By Jerry L. Walls
219 pp. Brazos Press. $19.99
Written theology, in my own experience with the faith, serves me differently during different seasons of life, and I’ve noticed that the benefit I derive from theology books is basically Aristotelian in character: the books that benefit me in one season push me away from this harmful extreme in my theological thought, but books that push in precisely the other direction stand to help me in other moments. Sometimes I need reminded that some philosophical categories need to give way to the narrative particularities of the Bible, and sometimes I need reminded that precisely Greek or German or even Scottish philosophy might help me to be the sort of reader who can read Scripture faithfully.
I realize now, having read Heaven, Hell, and Purgatory, that for some time I’ve been compartmentalizing my own theological reflections on what happens when human existence as we know it ends. Sometimes I try to think as a Dantean and sometimes as a late-modern student of the New Testament and sometimes in the mode of Cappadocian thought that David B. Hart recommends in The Beauty of the Infinite but rarely in all three of those registers at once. I wasn’t entirely aware of it, but Jerry Walls brought to my attention that I’ve not dedicated much thought to how those two ways of thinking might inform one another.
Such is precisely the project of Jerry Walls’s career, and he has brought the work that went into a life’s work on the theology of the afterlife, a volume each on Hell, Heaven, and Purgatory, into this readable and fascinating book. The most satisfying thing about this book is that Walls moves precisely in the order that the title promises, beginning with a theology of Heaven rooted firmly in the text of the New Testament and the scholarship first-century notions of resurrections that students of N.T. Wright will find familiar. With that in place, he suggests a theology of Hell strongly informed by Dante and C.S. Lewis but which also takes into account that whatever the final beatitude of the redeemed might be, it must be a return to a re-created “earth at its best” (40), not an escape from the world of matter. Finally he makes a case for Purgatory not for Catholics only (or mainly) but for all who profess the sort of “mere Christianity” that was C.S. Lewis’s famous aim in his radio talks, a plea rooted in Biblical categories and aimed at evangelicals. Along the way he not only makes a strong case that just about everyone who believes in Heaven also believes in some kind of Purgatory (whether it’s instantaneous or involves duration) but follows that up with a strong argument that Protestants should rejoice in this particular inheritance from medieval theology.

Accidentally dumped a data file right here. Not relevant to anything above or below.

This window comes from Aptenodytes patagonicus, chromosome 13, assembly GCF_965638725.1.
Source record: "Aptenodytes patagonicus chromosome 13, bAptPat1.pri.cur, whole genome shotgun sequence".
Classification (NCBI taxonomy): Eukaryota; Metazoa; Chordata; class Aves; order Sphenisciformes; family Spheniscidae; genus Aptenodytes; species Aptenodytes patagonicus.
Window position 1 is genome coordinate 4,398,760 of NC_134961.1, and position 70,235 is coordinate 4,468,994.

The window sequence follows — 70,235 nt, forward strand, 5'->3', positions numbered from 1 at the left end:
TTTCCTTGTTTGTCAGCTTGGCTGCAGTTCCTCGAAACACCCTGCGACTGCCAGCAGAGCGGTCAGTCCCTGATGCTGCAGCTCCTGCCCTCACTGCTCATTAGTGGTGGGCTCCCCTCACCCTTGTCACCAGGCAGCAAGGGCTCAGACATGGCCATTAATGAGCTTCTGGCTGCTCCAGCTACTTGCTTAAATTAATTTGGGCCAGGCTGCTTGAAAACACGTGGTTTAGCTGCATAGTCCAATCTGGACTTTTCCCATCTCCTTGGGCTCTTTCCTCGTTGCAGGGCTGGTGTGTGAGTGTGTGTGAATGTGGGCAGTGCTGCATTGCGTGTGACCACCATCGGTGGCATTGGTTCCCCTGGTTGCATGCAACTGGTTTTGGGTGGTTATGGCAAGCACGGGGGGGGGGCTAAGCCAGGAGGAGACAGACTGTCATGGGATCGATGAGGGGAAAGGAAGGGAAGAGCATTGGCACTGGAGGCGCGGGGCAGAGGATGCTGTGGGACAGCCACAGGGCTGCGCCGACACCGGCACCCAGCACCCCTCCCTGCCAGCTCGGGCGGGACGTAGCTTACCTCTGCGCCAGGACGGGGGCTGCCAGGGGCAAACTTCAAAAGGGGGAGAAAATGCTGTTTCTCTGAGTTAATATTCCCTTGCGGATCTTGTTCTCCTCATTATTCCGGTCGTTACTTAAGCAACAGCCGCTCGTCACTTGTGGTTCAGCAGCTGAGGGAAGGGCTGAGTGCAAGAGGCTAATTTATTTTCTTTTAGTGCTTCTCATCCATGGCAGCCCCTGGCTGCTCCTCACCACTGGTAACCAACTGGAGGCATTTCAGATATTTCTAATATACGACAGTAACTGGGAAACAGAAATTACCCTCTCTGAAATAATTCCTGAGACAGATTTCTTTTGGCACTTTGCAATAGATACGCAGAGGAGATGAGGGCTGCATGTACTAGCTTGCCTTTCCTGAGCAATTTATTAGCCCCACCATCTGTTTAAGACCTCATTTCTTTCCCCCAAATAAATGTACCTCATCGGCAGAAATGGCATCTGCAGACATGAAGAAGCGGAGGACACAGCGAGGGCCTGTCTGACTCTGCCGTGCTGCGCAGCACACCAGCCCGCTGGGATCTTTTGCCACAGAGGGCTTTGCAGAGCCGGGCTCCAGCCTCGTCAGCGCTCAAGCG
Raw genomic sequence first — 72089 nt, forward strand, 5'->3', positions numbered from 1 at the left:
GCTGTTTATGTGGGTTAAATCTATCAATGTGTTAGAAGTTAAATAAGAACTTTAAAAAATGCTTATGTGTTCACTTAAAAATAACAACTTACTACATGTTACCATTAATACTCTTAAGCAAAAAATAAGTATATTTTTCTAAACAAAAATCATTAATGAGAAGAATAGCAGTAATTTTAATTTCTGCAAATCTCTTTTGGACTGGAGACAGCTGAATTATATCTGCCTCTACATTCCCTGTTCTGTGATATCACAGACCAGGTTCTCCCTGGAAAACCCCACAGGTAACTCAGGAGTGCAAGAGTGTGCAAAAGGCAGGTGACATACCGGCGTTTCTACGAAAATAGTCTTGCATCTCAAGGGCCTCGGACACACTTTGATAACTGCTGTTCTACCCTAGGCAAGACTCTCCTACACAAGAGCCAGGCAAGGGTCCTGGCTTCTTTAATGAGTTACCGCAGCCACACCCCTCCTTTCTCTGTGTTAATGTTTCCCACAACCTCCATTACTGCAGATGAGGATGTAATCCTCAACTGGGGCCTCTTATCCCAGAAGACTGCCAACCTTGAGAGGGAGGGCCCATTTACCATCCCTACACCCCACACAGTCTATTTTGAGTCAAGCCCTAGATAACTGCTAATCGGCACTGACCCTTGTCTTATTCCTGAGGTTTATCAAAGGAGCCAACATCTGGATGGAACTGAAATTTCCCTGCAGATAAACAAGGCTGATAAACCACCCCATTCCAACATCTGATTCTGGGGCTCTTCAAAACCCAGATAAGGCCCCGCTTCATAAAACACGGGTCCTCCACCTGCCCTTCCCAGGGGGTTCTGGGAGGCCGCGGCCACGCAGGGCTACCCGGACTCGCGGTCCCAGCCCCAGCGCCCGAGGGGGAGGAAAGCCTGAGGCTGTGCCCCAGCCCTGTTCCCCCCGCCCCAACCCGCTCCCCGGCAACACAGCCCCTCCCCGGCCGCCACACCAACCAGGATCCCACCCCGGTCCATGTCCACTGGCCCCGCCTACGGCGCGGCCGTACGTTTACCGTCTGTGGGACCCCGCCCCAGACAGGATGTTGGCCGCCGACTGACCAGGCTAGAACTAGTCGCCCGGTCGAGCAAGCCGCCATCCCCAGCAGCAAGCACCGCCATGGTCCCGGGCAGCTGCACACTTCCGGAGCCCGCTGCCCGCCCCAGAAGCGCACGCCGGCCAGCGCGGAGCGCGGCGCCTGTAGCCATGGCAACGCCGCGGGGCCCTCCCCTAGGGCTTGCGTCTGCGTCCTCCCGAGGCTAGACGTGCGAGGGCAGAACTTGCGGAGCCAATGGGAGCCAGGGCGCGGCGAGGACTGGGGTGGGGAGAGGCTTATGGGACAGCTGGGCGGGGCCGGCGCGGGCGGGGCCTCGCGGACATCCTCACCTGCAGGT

And that’s just the first half of the book.
In the second half Walls addresses problems with the doctrines of the Resurrection and Renewed Creation (which is inextricable from his account of Heaven) that arise from the problem of evil (especially as articulated in Dostoevsky’s The Brothers Karamazov), proposes a theology of divine gift that reconciles the philosophical notion of altruism with confession of rewards and misery in the afterlife, and articulates a theology of postmortem repentance that insists that indeed no power, neither life nor death, can ultimately stymie divine love, though the possibility for refusal remains ever-present.
This is a book I needed to read. I’ll admit that I tended–and perhaps still tend–to read the theologies of free will that I find in Dante and C.S. Lewis as historical artifacts and perhaps allegories for human existence but not as serious engagements with the New Testament, which I tended–and perhaps still tend–to read as somewhat insulated from the centuries between the first and twenty-first. This book reminds me what I’m supposed to be about as an intellectual, certainly learning from the best of contemporary, historically-conscious scholarship but never cutting off the possibility of learning to read the Bible more faithfully from the least likely of discussion partners. (And for someone trained in late-modern Biblical studies, the least likely partners might just be the medievals.) Jerry Walls gleefully ignores the artificial–do I say walls? Yes I do–walls that separate us Biblical studies folks from us medievalists when we talk God together.
Yes, you read that last sentence right. This book is good medicine for me precisely because it invites me (as constituted by my Biblical studies education from roughly 1998 to 2002) to live at peace with myself (as constituted by my medieval studies from roughly 2004 to 2010), to seek not compartments but fruitful tension, to entertain possibilities for theology that happen when lions lie down with lambs, the clean with the unclean, the Greek and the Scythian, and yes, the Old Testament student with the Plato reader. I recommend this book for anyone who would like to see what those sorts of creative tensions are free to do what they do.